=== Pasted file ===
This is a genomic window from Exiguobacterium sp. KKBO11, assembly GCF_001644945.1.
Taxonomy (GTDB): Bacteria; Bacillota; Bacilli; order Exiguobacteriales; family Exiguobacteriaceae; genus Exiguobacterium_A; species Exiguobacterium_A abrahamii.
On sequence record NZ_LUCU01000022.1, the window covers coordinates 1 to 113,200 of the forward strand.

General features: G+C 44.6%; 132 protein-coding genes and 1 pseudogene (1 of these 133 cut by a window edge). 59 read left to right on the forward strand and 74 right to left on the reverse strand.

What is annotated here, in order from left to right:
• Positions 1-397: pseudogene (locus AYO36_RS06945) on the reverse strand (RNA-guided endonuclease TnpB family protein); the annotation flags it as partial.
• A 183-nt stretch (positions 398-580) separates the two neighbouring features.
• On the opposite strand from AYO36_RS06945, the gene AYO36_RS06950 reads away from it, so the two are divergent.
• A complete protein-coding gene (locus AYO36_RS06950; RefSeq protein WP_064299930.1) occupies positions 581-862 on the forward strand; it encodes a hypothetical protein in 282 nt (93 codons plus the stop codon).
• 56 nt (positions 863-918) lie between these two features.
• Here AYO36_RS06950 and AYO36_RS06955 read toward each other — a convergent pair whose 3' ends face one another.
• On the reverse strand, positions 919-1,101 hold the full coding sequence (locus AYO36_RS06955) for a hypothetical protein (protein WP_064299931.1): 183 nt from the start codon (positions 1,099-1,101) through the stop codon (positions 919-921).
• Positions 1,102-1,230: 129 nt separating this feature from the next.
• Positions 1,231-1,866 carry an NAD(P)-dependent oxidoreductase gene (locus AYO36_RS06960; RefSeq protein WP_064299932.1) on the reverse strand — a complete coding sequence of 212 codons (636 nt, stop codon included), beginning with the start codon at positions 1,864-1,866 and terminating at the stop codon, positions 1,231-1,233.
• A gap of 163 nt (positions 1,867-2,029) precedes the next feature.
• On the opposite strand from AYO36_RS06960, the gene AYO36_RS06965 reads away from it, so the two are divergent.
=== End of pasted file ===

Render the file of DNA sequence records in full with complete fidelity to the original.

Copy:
This is a genomic window from Exiguobacterium sp. KKBO11, assembly GCF_001644945.1.
Taxonomy (GTDB): Bacteria; Bacillota; Bacilli; order Exiguobacteriales; family Exiguobacteriaceae; genus Exiguobacterium_A; species Exiguobacterium_A abrahamii.
On sequence record NZ_LUCU01000022.1, the window covers coordinates 1 to 113,200 of the forward strand.

General features: G+C 44.6%; 132 protein-coding genes and 1 pseudogene (1 of these 133 cut by a window edge). 59 read left to right on the forward strand and 74 right to left on the reverse strand.

What is annotated here, in order from left to right:
• Positions 1-397: pseudogene (locus AYO36_RS06945) on the reverse strand (RNA-guided endonuclease TnpB family protein); the annotation flags it as partial.
• A 183-nt stretch (positions 398-580) separates the two neighbouring features.
• On the opposite strand from AYO36_RS06945, the gene AYO36_RS06950 reads away from it, so the two are divergent.
• A complete protein-coding gene (locus AYO36_RS06950; RefSeq protein WP_064299930.1) occupies positions 581-862 on the forward strand; it encodes a hypothetical protein in 282 nt (93 codons plus the stop codon).
• 56 nt (positions 863-918) lie between these two features.
• Here AYO36_RS06950 and AYO36_RS06955 read toward each other — a convergent pair whose 3' ends face one another.
• On the reverse strand, positions 919-1,101 hold the full coding sequence (locus AYO36_RS06955) for a hypothetical protein (protein WP_064299931.1): 183 nt from the start codon (positions 1,099-1,101) through the stop codon (positions 919-921).
• Positions 1,102-1,230: 129 nt separating this feature from the next.
• Positions 1,231-1,866 carry an NAD(P)-dependent oxidoreductase gene (locus AYO36_RS06960; RefSeq protein WP_064299932.1) on the reverse strand — a complete coding sequence of 212 codons (636 nt, stop codon included), beginning with the start codon at positions 1,864-1,866 and terminating at the stop codon, positions 1,231-1,233.
• A gap of 163 nt (positions 1,867-2,029) precedes the next feature.
• On the opposite strand from AYO36_RS06960, the gene AYO36_RS06965 reads away from it, so the two are divergent.